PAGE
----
L.A. is not a normal city. You grow up seeing people—a politician, an actor, a musician: “Oh, that’s so-and-so!” It made me indifferent to it. It was just part of life. At the same time, when I met Stevie Wonder, it blew my mind. I was overjoyed. But being enamored of fame as a concept? My parents raised me to never pay any mind to it.
I grew up all over the Westside—Marina del Rey, Brentwood. But the Beverly Center was the jam back in the day. Starky’s Deli was my spot, on the top floor. It was owned by the same guy who owned Jerry’s. That’s where you would play video games, eat some pizza, talk to pretty girls who didn’t want to talk to you. That was the spot. It is no longer, unfortunately. I probably still would hang out there now.
I remember Pirate Radio 100.3. I had a boombox in my room with a huge Pirate Radio sticker on it. I was cool—I was so much cooler when I was a kid. My first concert I went to, I was 11. My dad took me and my best friend to see Warrant at the Santa Monica Civic Auditorium. I had just started playing guitar, and I was obsessed with Warrant. This was the time when glammed-out pop was at its finest. I don’t even remember the show as much as I remember just being so blown away by the scene. It looked like a costume party—all this hair spray and boobs and leather and crazy shit that I had never been exposed to. I remember my dad put me up on his shoulders the whole time because I couldn’t see. There was too much hair in the way.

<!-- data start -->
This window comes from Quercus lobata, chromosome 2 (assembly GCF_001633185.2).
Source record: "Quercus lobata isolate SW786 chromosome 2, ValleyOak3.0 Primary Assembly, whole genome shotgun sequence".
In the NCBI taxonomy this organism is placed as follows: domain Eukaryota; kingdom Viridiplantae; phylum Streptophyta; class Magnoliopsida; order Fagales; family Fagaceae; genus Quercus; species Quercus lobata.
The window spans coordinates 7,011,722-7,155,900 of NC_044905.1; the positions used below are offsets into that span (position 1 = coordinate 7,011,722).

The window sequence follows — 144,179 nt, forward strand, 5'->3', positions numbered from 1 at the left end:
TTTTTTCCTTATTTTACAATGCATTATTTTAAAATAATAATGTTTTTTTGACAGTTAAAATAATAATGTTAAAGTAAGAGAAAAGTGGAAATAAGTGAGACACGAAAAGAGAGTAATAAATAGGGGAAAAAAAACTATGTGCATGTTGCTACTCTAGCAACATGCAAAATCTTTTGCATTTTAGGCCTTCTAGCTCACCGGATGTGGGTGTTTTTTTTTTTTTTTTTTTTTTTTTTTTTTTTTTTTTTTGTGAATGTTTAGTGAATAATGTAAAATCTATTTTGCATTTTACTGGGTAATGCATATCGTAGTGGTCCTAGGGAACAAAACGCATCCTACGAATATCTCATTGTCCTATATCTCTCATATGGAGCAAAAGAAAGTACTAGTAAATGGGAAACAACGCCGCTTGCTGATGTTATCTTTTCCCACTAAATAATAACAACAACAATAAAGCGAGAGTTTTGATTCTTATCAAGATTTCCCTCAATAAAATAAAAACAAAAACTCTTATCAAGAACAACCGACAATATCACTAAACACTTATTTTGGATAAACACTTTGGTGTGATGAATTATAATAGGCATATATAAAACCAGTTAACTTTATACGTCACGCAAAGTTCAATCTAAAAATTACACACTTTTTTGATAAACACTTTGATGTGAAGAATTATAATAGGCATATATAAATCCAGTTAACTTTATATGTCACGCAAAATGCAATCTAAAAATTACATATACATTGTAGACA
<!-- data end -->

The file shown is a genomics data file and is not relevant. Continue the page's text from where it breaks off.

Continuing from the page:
Around the same time my grandmother took me to the Pantages Theatre to see Les Mis. It was a matinee, and I was so unbelievably bored. So I asked my grandma, “Can we go to Guitar Center?” And she said, “Of course!” Guitar Center was my Toys R Us. It still is. It was like heaven. I’d walk in there and hear people playing, and I was so completely excited. I loved to go and scout out the most expensive guitar and start playing it. So on this afternoon a salesman came over and said, “Sorry, little dude”—you know, he was one of those kinds of guys—“Sorry, little man, can’t play this one.” And he grabbed it out of my hand and put it back on the rack. I remember thinking to myself, “I’ll show you! One of these days I’ll come back in here and buy that guitar!” And you know what? Mission accomplished. Years later I marched right in there—I’ll never forget it—told them the story, and bought the guitar I wanted. It was exactly like in Wayne’s World: “It will be mine. Oh yes.” » Levine, 31, is the front man for Maroon 5. He bought the guitar of his dreams in 2004, after the release of the band’s breakthrough album, Songs About Jane.